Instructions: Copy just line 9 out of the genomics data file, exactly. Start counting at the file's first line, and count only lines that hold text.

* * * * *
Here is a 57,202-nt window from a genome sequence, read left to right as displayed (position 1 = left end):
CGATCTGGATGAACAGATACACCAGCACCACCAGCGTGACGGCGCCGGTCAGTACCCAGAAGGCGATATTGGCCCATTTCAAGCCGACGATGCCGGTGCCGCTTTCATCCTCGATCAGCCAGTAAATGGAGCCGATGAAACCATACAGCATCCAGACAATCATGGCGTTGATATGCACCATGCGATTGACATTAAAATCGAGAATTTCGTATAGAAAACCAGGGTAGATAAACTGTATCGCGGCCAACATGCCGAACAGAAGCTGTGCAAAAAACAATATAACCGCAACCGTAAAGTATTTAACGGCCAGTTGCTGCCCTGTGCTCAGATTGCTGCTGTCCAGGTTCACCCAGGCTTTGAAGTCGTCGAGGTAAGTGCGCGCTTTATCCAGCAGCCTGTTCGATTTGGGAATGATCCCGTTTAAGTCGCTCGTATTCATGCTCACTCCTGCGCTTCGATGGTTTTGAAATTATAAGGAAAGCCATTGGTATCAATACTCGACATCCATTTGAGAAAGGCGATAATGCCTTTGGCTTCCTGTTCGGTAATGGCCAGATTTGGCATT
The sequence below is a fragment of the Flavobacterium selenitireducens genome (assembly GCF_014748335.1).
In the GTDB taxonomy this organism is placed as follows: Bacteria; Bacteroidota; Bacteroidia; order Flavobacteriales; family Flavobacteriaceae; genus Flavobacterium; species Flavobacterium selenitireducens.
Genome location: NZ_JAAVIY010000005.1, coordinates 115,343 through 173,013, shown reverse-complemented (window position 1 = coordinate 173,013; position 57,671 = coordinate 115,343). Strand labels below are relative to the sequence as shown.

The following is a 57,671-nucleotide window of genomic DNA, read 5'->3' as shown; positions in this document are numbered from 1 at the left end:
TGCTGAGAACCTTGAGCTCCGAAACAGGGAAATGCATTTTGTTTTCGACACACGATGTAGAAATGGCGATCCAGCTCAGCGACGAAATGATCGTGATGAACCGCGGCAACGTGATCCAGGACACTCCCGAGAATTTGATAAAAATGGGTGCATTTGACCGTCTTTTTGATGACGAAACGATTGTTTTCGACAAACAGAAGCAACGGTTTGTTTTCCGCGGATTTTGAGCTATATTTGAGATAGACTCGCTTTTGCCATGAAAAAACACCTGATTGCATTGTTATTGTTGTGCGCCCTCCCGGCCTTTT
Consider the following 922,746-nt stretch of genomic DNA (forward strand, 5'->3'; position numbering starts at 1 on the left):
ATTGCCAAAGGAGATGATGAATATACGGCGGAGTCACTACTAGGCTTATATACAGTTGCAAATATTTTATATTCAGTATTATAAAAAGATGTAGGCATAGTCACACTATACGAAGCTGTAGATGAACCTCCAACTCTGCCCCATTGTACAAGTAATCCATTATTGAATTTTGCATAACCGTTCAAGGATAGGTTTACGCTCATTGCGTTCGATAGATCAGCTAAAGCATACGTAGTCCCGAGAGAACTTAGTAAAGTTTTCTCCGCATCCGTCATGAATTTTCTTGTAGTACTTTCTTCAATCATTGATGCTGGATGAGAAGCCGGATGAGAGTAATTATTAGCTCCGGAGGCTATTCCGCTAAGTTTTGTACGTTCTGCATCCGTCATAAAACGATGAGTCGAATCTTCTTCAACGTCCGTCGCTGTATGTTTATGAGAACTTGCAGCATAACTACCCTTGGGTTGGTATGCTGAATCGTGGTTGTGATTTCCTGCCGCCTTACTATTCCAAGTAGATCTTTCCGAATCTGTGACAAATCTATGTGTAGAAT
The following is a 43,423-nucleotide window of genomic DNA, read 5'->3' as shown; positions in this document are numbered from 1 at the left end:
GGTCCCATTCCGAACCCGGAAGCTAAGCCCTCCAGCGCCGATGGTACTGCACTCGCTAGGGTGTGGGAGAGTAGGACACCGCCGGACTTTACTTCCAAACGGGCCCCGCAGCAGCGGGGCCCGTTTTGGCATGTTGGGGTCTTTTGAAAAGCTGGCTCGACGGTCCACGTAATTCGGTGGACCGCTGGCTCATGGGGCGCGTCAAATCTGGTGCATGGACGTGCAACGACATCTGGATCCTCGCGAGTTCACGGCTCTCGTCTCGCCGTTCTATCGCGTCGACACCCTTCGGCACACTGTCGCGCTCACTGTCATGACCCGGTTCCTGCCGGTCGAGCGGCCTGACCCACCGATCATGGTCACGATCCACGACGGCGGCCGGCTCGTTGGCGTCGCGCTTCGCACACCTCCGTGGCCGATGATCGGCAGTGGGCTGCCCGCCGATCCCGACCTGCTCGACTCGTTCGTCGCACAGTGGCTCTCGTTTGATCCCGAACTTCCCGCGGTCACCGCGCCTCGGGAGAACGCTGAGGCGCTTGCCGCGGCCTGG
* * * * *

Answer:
ATTGCCAAAGGAGATGATGAATATACGGCGGAGTCACTACTAGGCTTATATACAGTTGCAAATATTTTATATTCAGTATTATAAAAAGATGTAGGCATAGTCACACTATACGAAGCTGTAGATGAACCTCCAACTCTGCCCCATTGTACAAGTAATCCATTATTGAATTTTGCATAACCGTTCAAGGATAGGTTTACGCTCATTGCGTTCGATAGATCAGCTAAAGCATACGTAGTCCCGAGAGAACTTAGTAAAGTTTTCTCCGCATCCGTCATGAATTTTCTTGTAGTACTTTCTTCAATCATTGATGCTGGATGAGAAGCCGGATGAGAGTAATTATTAGCTCCGGAGGCTATTCCGCTAAGTTTTGTACGTTCTGCATCCGTCATAAAACGATGAGTCGAATCTTCTTCAACGTCCGTCGCTGTATGTTTATGAGAACTTGCAGCATAACTACCCTTGGGTTGGTATGCTGAATCGTGGTTGTGATTTCCTGCCGCCTTACTATTCCAAGTAGATCTTTCCGAATCTGTGACAAATCTATGTGTAGAAT